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Transforming Medicine Campaign

Example is not the main thing in influencing others. It's the only thing.
 —Albert Schweitzer (1875-1965)

Celebrating generosity

By Kate Villars

Almost 200 friends and supporters gathered with Dartmouth Medical School and Dartmouth-Hitchcock Medical Center leadership and faculty on the evening of September 27 to celebrate the progress of theTransforming Medicine Campaign.

The Donor Appreciation Reception—an annual tradition for more than two decades—brings together friends from the community and the alumni body to learn how their generosity to DMS and DHMC is improving lives not only throughout the region but also all across the country. This year's event took place in a beautifully decorated tent on the lawn of DHMC.

Special announcement
A special announcement by Dartmouth College President JamesWright gave added cause for celebration at this year's reception. Those attending were the first to learn of a landmark $20-million gift commitment by the Campaign's chair,Dr. PeterWilliamson, and his wife, Susan.The gift is the largest single gift in the history of the Medical School and Medical Center. (For more on the Williamsons' gift, see this article.) Thunderous applause—and even real thunder from an evening rainstorm passing overhead—accompanied the announcement, as audience members rose to their feet to give Peter and SusanWilliamson a standing ovation for their generosity and leadership.

Tribute was also paid to the Campaign's employee donors. Nancy Formella, president of Mary Hitchcock Memorial Hospital and the Dartmouth-Hitchcock Alliance, shared the results of DHMC's first-ever Employee Giving Campaign, a three-month effort that concluded on August 31 with almost 900 staff members participating. Since the start of the Transforming Medicine Campaign in 2002, employees have contributed nearly $6 million. "That's evidence of how excited people are to work here and how much our employees also want to give back," said Formella.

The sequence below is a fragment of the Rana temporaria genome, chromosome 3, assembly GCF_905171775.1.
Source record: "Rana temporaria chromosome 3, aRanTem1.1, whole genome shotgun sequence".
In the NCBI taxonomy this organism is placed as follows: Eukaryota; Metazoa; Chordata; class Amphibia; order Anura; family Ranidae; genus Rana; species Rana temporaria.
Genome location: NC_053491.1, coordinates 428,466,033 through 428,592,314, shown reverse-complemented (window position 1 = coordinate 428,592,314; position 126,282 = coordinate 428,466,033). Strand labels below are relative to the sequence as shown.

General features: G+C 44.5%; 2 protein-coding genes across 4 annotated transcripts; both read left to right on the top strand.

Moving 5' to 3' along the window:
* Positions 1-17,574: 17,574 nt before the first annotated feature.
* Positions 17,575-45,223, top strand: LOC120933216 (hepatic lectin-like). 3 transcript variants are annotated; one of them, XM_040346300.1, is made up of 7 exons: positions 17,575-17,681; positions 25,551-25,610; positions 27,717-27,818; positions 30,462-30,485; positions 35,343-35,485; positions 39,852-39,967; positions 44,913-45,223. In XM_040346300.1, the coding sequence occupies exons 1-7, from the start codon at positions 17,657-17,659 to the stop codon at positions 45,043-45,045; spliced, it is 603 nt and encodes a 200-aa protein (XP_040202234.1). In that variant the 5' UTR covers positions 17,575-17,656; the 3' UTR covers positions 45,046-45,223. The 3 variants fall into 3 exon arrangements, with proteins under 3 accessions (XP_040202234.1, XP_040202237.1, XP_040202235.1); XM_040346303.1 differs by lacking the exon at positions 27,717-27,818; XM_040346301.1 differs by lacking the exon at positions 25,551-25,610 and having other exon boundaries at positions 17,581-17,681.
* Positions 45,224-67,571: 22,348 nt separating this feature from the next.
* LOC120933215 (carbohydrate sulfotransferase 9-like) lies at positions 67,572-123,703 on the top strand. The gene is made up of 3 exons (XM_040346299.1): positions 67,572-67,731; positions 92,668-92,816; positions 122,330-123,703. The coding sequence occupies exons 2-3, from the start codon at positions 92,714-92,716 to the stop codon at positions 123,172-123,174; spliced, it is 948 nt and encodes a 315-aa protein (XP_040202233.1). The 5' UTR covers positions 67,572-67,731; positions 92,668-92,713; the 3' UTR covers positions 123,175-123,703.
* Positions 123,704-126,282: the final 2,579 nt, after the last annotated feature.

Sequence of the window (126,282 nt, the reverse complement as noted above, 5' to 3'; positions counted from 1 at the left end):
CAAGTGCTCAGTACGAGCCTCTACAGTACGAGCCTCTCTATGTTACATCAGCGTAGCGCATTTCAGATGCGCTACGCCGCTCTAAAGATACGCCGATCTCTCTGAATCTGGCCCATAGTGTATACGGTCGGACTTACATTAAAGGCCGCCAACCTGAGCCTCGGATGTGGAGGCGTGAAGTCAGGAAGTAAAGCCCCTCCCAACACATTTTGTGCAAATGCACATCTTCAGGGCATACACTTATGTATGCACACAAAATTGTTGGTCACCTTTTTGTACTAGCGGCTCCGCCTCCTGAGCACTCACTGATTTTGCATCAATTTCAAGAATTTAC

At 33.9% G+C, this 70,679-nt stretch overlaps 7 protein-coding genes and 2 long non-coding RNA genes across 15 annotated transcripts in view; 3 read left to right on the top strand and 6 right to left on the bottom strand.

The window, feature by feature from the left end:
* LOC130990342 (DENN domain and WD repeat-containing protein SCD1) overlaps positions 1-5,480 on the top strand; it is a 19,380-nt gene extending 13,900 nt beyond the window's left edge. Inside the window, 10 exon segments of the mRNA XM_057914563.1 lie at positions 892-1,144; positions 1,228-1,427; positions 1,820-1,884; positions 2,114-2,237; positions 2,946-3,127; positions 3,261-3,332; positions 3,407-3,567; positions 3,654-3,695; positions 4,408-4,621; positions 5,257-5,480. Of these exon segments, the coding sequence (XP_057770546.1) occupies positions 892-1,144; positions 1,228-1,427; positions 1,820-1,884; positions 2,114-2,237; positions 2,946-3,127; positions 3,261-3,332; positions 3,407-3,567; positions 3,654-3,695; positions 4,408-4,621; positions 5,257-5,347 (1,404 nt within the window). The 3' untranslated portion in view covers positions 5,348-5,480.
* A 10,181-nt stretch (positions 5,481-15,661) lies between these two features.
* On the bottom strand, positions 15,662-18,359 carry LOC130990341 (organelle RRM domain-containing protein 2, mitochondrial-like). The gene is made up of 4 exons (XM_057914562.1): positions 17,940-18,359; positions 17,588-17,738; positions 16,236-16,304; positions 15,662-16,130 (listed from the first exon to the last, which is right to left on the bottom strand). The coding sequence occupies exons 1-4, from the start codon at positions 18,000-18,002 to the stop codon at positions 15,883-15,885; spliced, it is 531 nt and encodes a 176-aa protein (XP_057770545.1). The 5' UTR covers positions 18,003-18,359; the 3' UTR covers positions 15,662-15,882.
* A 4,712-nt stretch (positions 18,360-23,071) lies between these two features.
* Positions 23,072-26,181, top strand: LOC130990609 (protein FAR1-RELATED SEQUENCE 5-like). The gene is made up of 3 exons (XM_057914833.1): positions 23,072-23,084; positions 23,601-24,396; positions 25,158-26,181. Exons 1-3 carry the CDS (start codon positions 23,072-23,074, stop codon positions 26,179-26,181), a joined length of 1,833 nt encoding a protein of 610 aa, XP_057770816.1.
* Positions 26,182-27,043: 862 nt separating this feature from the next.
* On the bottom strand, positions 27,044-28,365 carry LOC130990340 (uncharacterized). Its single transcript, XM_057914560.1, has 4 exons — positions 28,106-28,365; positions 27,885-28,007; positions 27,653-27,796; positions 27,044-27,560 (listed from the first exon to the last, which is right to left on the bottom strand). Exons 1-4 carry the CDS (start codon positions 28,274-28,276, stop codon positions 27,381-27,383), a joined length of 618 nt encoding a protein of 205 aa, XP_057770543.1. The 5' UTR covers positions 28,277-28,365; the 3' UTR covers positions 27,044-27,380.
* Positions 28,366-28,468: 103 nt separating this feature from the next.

Another highlight of the evening was the honoring of Joan "Posey" Fowler as 2007's Outstanding Community Ambassador. In presenting the award,Nancy Formella recognized Fowler as "someone who by thought,word, and deed exemplifies a passionate commitment to her community, and to Dartmouth-Hitchcock Medical Center and Dartmouth Medical School."

Born at "the Hitch"—as Mary Hitchcock Hospital is known to many who recall its early days—and raised in Hanover, Fowler began volunteering at the Hospital as a young girl, helping her mother roll bandages. She has served DHMC in many capacities, including as an MHMHTrustee, a DHMCTrustee, the chair of the Annual Fund, and a member of the Dartmouth-Hitchcock Assembly of Overseers. In fact, the morning of the Appreciation Reception, she was at the DHMC information desk at 8:00 a.m. to work one of her regular volunteer shifts.

Keynote address
Dr. JamesWeinstein, director of the Dartmouth Institute for Health Policy and Clinical Practice (formerly the Center for the Evaluative Clinical Sciences) delivered the evening's keynote address.

In a talk titled "Does the Doctor Always Know Best?" Weinstein discussed his pioneering work in shared decision-making, a program that helps patients make informed choices about treatments for a variety of health conditions. This model, now being adopted at other medical centers across the country, is giving patients a greater voice in their own medical care.

Vice President for Development Brian Lally concluded the festivities by announcing that the year ending June 30, 2007, was a record-breaking fundraising year for the Medical School and Medical Center, with 25,496 donors making gifts and pledges totaling more than $43 million. Since the 2002 launch of theTransforming Medicine Campaign, 65,000 donors have participated—a figure that Lally equated to the combined population of 16 towns surrounding DHMC. "Put very simply," concluded Lally,"without you, these institutions could not exist."

Raising the bar
The financial goal of the Transforming Medicine Campaign for Dartmouth Medical School and Dartmouth-Hitchcock Medical Center is to raise $250 million by 2009. Even more far-reaching is its goal of "raising the bar" in medicine. Of questioning assumptions—respecting tradition but not following it blindly. Of erasing boundaries—translating science from the lab bench to the bedside by connecting researchers with clinicians. Of creating solutions to the nation's most critical health-care issues. Of transforming medicine.

A landmark gift
A record-breaking $20-million gift commitment from Dr. Peter Williamson, chair of the Transforming Medicine Campaign, and his wife, Susan, has spurred the Campaign to within $60 million of its $250 million goal. The gift is the largest ever made to either DMS or DHMC. In honor of theWilliamsons' generosity, theTrustees of Dartmouth College, the Overseers of Dartmouth Medical School, and theTrustees of Mary Hitchcock Memorial Hospital, the Dartmouth-Hitchcock Clinic, and Dartmouth-Hitchcock Medical Center have named the translational research building in the future C. Everett Koop Medical Science Complex for the Williamsons. The Koop Complex and the research activities that it will foster are among the highest priorities of the Campaign, which will conclude in December of 2009.

Learning more
For more about the Transforming Medicine Campaign, visit http://transmed.dartmouth.edu

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Kate Villars is assistant director of development communications for DMS-DHMC

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